A THUG who left a Dalmuir man badly hurt and permanently scarred after throwing a bottle at his head has been ordered to pay his victim £1,000 in compensation.

Conor Robertson carried out the vicious attack at a flat at The Crescent on March 20 last year.

Robertson, of Balbeggie Street in Glasgow, appeared for sentencing at Dumbarton Sheriff Court on Friday after being found guilty by a jury of a charge of assault to severe injury and permanent disfigurement.

Friday’s sentencing hearing - held after a background report on Robertson was provided by social workers - was told that the trial jury had not believed the 22-year-old’s claim that he had been acting in self-defence.

Sheriff William Gallacher noted: “People were in the house, there was an ongoing issue, and a bottle was thrown at the complainer, causing him an injury which was bleeding profusely and required underlying stitches.”

The sheriff told defence lawyer Kevin McCarron: “Your client’s position was that the complainer had a knife, but that was not supported by other evidence, and it was rejected by the jury.

“The [social work] report is not good, the charge is not good, and he was granted bail in the January for a matter involving possession of a weapon – and this offence occurred in the March.

“In that context I find it hard to see how I can avoid sending him to custody for a significant period.”

Asking for an alternative to custody to be imposed, Mr McCarron said: “To this day he maintains the position he adopted at the trial.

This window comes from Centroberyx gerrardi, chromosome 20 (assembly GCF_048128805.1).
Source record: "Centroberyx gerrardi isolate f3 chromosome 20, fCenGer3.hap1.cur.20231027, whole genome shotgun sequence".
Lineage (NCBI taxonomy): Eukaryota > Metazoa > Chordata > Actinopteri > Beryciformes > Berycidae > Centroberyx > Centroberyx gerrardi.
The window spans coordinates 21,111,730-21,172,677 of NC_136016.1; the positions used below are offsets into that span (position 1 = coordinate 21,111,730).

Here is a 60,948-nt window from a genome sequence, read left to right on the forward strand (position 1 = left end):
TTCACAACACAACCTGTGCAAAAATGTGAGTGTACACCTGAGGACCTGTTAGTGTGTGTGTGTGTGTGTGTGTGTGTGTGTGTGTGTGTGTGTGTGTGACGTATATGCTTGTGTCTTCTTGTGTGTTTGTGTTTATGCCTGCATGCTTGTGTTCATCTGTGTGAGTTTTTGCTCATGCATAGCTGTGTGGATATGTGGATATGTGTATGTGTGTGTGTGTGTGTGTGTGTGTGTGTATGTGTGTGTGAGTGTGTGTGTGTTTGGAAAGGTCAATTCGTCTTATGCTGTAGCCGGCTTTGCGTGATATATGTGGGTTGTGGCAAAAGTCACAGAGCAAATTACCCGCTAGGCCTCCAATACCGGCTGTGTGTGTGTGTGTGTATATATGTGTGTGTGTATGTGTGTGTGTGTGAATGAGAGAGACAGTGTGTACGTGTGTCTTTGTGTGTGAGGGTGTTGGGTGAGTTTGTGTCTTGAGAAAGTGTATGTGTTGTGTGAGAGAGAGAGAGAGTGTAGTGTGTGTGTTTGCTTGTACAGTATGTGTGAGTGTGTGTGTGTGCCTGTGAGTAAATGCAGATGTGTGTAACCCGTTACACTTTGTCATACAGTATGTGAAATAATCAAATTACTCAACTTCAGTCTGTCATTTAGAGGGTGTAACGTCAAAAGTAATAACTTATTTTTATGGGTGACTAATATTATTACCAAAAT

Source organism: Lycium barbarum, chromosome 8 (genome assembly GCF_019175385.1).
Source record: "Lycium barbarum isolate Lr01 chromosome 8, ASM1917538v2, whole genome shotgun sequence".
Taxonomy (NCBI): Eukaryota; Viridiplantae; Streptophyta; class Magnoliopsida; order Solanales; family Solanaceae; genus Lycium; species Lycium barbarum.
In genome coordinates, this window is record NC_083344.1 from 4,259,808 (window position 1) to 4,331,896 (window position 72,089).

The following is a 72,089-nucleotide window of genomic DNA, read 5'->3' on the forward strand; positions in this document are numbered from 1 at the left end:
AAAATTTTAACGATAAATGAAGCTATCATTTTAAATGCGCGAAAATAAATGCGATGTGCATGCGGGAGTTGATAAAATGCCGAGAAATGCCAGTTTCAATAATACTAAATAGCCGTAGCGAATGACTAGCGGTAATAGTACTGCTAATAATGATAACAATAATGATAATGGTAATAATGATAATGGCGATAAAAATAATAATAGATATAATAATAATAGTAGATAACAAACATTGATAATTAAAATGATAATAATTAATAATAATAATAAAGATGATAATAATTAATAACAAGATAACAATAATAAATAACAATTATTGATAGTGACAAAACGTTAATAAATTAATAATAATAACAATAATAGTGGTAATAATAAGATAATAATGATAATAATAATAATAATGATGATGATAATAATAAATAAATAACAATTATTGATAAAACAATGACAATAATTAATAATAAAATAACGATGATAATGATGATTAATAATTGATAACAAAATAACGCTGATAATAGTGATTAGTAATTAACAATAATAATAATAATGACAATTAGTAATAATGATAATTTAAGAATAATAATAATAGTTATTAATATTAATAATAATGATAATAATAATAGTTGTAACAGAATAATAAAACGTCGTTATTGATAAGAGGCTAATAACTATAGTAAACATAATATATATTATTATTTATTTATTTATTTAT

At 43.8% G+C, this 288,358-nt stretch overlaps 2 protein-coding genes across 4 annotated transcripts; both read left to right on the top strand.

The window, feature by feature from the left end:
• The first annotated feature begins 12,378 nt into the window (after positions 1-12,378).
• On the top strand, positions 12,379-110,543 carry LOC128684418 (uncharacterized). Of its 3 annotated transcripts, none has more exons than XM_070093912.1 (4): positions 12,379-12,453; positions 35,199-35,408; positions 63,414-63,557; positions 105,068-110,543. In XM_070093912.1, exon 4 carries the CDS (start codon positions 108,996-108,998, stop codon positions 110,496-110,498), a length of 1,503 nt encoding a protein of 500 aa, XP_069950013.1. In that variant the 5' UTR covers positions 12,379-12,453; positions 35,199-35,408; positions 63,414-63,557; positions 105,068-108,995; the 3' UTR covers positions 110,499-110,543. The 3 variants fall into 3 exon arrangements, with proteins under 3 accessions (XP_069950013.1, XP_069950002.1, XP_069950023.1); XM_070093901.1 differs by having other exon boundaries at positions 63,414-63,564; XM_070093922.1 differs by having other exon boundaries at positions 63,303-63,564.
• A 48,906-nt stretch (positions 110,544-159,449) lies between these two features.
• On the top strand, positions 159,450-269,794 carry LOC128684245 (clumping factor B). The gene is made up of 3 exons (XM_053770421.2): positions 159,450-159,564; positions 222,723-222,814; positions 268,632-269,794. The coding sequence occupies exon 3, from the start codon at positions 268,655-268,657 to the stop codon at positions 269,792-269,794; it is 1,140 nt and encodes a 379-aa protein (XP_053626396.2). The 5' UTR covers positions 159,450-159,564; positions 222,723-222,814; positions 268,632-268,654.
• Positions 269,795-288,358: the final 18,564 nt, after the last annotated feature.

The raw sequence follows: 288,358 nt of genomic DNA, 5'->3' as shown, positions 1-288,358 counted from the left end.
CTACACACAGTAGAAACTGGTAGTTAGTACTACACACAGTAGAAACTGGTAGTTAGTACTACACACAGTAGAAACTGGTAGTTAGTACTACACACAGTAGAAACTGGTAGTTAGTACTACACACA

“He was previously subject to an unpaid work requirement, and there is a reference in the social work report to how he went over and above the requirements in relation to the order that was imposed.

“He carried out the hours with a charity; he completed the order in a short time, and went back to the charity thereafter to lend assistance.

“He’s obviously not a complete waste of time, but to get involved at all in this incident, at a time when he had been put on trust by the court, does not reflect well on him.

“This is his first conviction for violence, and he has never been in custody before.”

Sheriff Gallacher told Robertson: “You utilised a bottle which you propelled at somebody, causing significant injury and leaving him with a scar – and you allowed yourself to do that while you were subject to a position of trust where you had been involved in the possession of a weapon.

“You have shown some willingness to co-operate with the community, and you have not previously served a custodial sentence, so I am persuaded, by a very close call, that I can deal with this in a way that stretches the alternatives to custody to the limit.”

Robertson was handed a community payback order (CPO) under which he will be supervised by social workers for 12 months.

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He was also told to carry out 300 hours of unpaid work – the maximum allowed under the law – by June of next year, and to pay his victim £1,000 in compensation, at a rate of £25 a week.

Robertson’s CPO progress will be reviewed on November 13.

And the sheriff warned him: “If I get a report that says you’re not complying, I will revoke the order and I’ll send you to prison.”